Skeptical of public efforts that promise to revitalize downtown, such as Campus Link or the Main Street program, Bargerstock said government officials and outside planners wrongfully influence property owners with unrealistic concepts.

“It isn’t what I care about (to revitalize downtown), it’s what the owner of the property and business cares about,” Bargerstock explained. “Everyone has a bright idea, but they don’t want to let private enterprise do the job. You don’t revitalize from city hall or planning groups — if you really want to do something to downtown, put your time, talent and energy into it. Put your money where your mouth is.”

Perhaps the reason why many individuals haven’t been able to invest in their own downtown business is because of the Northeast Ohio real-estate market.

“The market is not very robust,” Weddle said. “If (the City of Kent) owned the downtown buildings we could lease them at fire-sale rates and attract someone to go in there. However, they are owned by private entities.”

Weddle said Kent pays an opportunity cost by having vacant buildings downtown, but a chilly real-estate market isn’t killing plans to usher in business.

In fact, new plans are beginning to evolve.

That was sexy then

According to Bargerstock, downtown Kent fundamentally changed in the 1970s.

“If you wanted to get together for a social event, it was downtown,” Bargerstock recalled. “There was no Hub or co-ed dorms.”

After Kent State built convenient places for students to dine and socialize on campus, Bargerstock said all business from students, except drinking, moved away from the city.

“The university put a burden on the city in a lot of ways and has been a wonderful benefit in a lot of ways,” he explained. “But you have to be mindful of where those barriers are at.”

Ruller said he knows downtown was “the place to be.”

He is confident that Kent still has all the pieces to make a great downtown; however, he said there are ways to recreate vibrancy without winding back the clock.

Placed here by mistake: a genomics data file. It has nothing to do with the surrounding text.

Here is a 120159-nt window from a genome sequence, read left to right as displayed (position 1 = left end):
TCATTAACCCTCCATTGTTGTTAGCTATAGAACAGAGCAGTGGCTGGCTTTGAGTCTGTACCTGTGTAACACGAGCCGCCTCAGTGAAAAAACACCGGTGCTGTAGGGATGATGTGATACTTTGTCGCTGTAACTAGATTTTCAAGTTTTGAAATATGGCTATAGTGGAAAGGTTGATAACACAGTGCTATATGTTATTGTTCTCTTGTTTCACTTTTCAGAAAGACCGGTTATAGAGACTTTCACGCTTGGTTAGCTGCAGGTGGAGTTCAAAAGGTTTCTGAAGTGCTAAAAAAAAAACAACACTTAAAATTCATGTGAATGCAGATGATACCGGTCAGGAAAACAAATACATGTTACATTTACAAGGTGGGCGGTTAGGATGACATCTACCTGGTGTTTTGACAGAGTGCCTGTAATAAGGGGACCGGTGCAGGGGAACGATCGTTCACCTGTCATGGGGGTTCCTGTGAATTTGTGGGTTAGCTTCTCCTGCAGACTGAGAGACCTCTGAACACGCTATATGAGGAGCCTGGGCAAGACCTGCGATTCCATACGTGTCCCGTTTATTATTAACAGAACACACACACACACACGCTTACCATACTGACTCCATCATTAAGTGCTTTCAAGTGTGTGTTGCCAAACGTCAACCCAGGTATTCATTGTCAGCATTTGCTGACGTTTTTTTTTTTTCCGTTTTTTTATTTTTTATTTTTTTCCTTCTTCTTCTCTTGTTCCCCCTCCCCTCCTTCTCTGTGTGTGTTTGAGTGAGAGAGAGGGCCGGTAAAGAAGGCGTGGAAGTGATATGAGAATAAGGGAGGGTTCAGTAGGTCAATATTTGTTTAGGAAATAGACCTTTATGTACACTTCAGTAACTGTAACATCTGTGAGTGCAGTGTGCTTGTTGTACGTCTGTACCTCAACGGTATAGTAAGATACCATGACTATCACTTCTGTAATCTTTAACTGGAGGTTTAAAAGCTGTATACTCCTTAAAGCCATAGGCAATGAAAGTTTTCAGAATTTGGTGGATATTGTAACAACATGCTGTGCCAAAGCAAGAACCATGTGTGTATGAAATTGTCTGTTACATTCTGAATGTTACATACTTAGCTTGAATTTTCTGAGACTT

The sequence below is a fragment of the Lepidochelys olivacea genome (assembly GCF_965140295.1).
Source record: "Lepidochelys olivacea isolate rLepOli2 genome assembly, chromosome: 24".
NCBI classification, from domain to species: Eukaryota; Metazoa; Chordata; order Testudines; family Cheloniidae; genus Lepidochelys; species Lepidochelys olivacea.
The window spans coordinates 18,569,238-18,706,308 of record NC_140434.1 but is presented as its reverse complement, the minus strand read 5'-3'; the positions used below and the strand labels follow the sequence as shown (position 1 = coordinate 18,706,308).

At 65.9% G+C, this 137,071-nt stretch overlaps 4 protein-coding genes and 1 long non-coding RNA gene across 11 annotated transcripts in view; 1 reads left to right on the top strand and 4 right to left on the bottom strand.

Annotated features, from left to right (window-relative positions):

“Downtown has plenty of bars, so we need to complement them with other food places,” Ruller said. “I think there’s room for national chains and ‘mom and pop’ stores — I’d like to see a Mustard Seed Market down there.”

Ruller is also mindful of downtown housing and retail development, but said the city has trouble getting retail to stick.

“(Retail developers) come and look, but they want to see a place that is in the process of reinvesting or is already in such good shape it doesn’t need it,” he said. “To some extent, they see properties downtown not up to the current standards for retail.”

After watching retailers eye downtown with skepticism, Ruller decided to take an additional step that could help the city finally reach businesses.

The future of sexy

Buxton, a large, strategic marketing research firm, was hired by Ruller to perform a market study and retail analysis for the city of Kent.

While the study is only about 60 percent complete, Weddle said Buxton will provide a list of retailers that downtown Kent could accommodate. The firm could then contact those retailers on behalf of the city for an extra fee.

“It’s easy for Buxton because they’ve done this successfully with other communities and have built relationships with national retailers,” Weddle said. “But it remains to be seen if the city of Kent can buy that extra layer of support from Buxton. At this point, it’s not probable.”

As for the recent Campus Link proposal, a project that would reshape downtown by adding new businesses, a hotel conference center and transportation hub, Ruller and Weddle now seem to be exploring alternative revitalization options.

One reason why could lie at the hands of the Ohio Supreme Court, who ruled last July that the city of Norwood cannot take property by eminent domain and give it to a private developer.

Some Campus Link concepts may have asked the City of Kent to purchase homes and property, prompting local residents to place “not for sale at any price” signs on their homes.

“Campus Link was a fairytale concept — there is no such thing,” Bargerstock said.

Weddle said Campus Link is still alive, but evolving in a state of flux.

“Right Dimensions, the original developer, is not positioned to go forward with the project at this particular time,” he explained. “So we are waiting for the dust to settle from that relationship before we go forward and select another consultant.”

On a positive note, as Kent was winding down its involvement with Right Dimensions, Weddle said a number of other developers, some internationally renowned, approached the city with interest.

He also said the city’s future is not as dismal as some like to project.

“Compared to places such as Alliance, our downtown economy is booming,” Weddle explained. “Compared to places such as Athens or Oxford, maybe we don’t have as vibrant of a downtown as we could.”

But as Weddle and other local leaders wait to change downtown Kent, former business owners like Park remain frustrated.

“City officials should get off their butts,” Park said. “It’s a shame that an area with so much potential is squandered.”

Contact public affairs reporter David Yochum at [email protected].